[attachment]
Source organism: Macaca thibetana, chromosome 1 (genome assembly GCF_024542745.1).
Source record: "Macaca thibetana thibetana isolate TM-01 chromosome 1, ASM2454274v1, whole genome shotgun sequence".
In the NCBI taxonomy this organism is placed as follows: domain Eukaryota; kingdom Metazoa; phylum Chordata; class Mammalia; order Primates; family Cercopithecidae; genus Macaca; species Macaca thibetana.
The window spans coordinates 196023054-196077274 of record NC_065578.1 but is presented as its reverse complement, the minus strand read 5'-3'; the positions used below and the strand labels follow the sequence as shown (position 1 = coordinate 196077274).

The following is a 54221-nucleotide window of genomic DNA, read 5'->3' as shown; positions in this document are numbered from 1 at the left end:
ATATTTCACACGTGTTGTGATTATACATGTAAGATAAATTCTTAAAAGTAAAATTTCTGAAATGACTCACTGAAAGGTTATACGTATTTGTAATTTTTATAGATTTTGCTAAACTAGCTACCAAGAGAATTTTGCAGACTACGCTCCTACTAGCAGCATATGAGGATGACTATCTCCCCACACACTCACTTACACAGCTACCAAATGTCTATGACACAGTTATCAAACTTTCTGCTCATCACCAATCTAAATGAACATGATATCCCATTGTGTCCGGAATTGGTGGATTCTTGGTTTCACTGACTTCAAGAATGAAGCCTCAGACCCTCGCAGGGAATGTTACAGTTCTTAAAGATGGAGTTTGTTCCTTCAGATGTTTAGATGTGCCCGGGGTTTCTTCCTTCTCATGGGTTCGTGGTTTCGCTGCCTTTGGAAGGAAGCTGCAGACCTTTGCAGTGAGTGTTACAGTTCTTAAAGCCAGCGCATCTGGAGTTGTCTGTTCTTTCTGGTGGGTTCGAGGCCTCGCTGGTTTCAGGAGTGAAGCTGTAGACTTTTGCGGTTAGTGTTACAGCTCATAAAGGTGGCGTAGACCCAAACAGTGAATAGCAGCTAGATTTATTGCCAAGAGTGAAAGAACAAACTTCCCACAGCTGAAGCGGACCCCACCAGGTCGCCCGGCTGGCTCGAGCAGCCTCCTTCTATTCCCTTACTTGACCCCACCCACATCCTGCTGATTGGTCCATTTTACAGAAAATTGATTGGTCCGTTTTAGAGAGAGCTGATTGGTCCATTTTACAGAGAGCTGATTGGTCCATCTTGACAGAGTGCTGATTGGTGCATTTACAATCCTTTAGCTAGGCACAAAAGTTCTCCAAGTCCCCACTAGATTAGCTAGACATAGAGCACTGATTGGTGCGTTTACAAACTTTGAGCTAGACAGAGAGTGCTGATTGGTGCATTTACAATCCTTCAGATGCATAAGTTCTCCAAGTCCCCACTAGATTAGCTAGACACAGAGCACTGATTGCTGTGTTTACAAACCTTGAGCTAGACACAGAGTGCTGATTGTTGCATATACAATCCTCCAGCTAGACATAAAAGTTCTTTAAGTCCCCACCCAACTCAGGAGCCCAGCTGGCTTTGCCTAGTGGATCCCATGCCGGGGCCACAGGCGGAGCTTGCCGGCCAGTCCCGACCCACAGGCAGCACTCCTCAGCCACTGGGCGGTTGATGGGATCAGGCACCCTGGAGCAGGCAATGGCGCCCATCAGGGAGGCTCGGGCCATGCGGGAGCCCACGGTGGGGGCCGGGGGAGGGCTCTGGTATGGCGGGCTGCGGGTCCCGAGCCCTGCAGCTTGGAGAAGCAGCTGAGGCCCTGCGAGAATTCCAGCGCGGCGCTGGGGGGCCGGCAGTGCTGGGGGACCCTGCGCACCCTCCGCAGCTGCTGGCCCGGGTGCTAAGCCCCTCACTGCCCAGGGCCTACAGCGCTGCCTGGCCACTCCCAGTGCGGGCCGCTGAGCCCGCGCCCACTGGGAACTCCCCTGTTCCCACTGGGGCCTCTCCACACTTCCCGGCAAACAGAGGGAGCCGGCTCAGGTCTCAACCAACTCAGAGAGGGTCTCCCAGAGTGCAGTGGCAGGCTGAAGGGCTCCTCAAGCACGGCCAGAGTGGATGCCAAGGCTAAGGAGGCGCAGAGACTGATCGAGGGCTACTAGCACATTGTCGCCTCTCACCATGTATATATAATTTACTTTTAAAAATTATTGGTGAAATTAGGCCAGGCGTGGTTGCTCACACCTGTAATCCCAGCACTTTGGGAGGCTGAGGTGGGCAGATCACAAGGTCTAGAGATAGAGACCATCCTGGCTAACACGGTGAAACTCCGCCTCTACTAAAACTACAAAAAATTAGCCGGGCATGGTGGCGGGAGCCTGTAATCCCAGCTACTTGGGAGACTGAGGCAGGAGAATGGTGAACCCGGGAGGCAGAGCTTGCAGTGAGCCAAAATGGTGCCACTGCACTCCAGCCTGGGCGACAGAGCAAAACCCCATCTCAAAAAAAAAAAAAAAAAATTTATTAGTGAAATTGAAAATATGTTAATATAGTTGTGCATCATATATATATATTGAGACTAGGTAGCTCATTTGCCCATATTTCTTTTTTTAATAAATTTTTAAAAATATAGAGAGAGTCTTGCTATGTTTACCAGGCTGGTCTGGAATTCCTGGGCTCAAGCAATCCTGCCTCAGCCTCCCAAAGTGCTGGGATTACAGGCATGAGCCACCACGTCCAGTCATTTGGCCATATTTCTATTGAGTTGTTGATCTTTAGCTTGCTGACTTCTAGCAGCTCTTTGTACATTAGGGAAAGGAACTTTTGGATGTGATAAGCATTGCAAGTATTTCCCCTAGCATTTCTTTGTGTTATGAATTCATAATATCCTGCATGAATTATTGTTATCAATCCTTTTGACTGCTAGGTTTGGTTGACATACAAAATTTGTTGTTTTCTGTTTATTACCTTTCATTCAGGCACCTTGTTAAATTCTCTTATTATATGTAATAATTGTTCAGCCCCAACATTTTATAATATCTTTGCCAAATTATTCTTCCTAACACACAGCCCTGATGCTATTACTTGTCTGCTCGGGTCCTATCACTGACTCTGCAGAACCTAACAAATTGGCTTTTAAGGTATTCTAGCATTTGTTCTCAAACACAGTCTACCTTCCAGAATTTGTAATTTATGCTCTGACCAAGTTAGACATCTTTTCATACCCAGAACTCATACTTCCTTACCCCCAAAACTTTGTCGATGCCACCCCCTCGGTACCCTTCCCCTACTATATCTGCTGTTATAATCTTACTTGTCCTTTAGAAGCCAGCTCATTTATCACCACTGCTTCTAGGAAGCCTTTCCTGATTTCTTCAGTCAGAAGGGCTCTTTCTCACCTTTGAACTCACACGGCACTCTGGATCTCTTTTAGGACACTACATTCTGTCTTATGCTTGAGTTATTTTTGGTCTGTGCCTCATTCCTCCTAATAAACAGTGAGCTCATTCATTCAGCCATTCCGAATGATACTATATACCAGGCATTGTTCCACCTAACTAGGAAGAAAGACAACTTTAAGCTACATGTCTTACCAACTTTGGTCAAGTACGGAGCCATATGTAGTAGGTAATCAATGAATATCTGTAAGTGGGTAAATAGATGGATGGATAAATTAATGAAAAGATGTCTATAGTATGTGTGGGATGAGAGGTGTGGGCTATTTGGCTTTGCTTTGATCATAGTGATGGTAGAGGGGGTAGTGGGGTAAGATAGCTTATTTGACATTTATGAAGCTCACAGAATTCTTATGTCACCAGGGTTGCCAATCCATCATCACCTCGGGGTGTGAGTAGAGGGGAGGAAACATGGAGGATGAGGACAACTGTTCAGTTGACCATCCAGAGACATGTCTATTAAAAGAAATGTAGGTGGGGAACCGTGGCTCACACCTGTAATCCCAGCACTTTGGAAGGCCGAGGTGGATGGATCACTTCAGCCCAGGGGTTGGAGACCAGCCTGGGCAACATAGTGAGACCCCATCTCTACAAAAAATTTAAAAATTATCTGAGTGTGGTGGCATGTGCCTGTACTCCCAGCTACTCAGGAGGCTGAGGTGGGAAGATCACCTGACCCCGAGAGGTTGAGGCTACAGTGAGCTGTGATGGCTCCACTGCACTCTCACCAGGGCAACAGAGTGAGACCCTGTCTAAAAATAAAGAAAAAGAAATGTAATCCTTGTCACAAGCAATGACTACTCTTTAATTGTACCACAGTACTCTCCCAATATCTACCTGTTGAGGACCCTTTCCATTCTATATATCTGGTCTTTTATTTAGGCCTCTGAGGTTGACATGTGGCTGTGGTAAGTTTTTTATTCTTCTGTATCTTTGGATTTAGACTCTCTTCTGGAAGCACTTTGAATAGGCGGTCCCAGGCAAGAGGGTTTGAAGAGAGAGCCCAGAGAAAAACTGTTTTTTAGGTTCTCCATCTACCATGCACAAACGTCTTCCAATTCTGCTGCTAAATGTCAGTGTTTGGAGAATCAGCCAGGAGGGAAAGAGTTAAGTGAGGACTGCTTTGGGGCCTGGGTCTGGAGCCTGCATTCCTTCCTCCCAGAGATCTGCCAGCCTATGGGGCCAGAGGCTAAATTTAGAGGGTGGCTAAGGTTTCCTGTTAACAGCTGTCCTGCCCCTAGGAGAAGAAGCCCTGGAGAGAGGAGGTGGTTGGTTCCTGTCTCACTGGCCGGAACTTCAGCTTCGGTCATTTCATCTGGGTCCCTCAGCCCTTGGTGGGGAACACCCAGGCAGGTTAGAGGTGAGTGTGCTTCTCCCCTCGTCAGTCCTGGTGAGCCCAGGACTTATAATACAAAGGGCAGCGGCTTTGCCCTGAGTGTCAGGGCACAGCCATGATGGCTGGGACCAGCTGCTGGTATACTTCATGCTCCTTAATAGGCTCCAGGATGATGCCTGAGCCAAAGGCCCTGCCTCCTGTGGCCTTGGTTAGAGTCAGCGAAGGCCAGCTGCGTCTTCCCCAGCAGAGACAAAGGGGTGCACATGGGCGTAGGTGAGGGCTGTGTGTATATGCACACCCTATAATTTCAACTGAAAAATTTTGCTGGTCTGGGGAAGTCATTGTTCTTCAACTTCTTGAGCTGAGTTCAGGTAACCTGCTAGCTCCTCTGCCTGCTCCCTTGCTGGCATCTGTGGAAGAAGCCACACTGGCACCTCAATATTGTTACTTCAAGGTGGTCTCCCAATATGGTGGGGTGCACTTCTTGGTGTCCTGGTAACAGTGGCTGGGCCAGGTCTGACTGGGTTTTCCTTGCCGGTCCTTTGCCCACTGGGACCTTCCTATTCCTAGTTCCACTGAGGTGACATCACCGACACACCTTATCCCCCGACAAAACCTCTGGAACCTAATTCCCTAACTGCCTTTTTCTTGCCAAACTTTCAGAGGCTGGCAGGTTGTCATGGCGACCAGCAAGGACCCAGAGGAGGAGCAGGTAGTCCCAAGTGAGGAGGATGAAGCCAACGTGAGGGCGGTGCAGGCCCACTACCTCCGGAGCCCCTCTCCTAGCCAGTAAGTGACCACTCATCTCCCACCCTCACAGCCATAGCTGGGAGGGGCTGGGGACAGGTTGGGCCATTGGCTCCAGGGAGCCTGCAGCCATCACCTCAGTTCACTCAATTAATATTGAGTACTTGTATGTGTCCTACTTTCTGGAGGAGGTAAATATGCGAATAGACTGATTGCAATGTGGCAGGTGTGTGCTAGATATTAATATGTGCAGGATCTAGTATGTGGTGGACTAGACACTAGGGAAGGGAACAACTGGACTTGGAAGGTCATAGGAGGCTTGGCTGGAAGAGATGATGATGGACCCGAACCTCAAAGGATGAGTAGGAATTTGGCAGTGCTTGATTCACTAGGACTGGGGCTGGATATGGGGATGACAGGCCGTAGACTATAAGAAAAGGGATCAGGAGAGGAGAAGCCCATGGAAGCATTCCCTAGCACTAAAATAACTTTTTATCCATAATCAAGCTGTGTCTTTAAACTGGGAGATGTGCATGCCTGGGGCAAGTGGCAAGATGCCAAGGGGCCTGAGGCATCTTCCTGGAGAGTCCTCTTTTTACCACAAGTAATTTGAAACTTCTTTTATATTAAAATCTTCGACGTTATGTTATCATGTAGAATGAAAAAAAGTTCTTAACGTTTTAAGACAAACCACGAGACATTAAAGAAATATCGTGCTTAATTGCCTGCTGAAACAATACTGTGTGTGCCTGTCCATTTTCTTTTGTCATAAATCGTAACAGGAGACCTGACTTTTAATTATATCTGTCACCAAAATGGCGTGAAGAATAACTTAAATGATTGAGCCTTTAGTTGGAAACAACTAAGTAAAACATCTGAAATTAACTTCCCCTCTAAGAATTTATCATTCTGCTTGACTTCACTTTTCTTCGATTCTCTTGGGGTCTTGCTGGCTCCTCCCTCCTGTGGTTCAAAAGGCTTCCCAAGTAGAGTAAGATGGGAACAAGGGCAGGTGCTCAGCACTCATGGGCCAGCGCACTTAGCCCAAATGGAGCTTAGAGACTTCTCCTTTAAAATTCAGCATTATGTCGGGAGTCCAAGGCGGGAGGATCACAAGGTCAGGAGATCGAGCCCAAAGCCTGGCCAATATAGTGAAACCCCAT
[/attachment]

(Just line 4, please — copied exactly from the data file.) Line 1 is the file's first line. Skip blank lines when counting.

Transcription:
The window spans coordinates 196023054-196077274 of record NC_065578.1 but is presented as its reverse complement, the minus strand read 5'-3'; the positions used below and the strand labels follow the sequence as shown (position 1 = coordinate 196077274).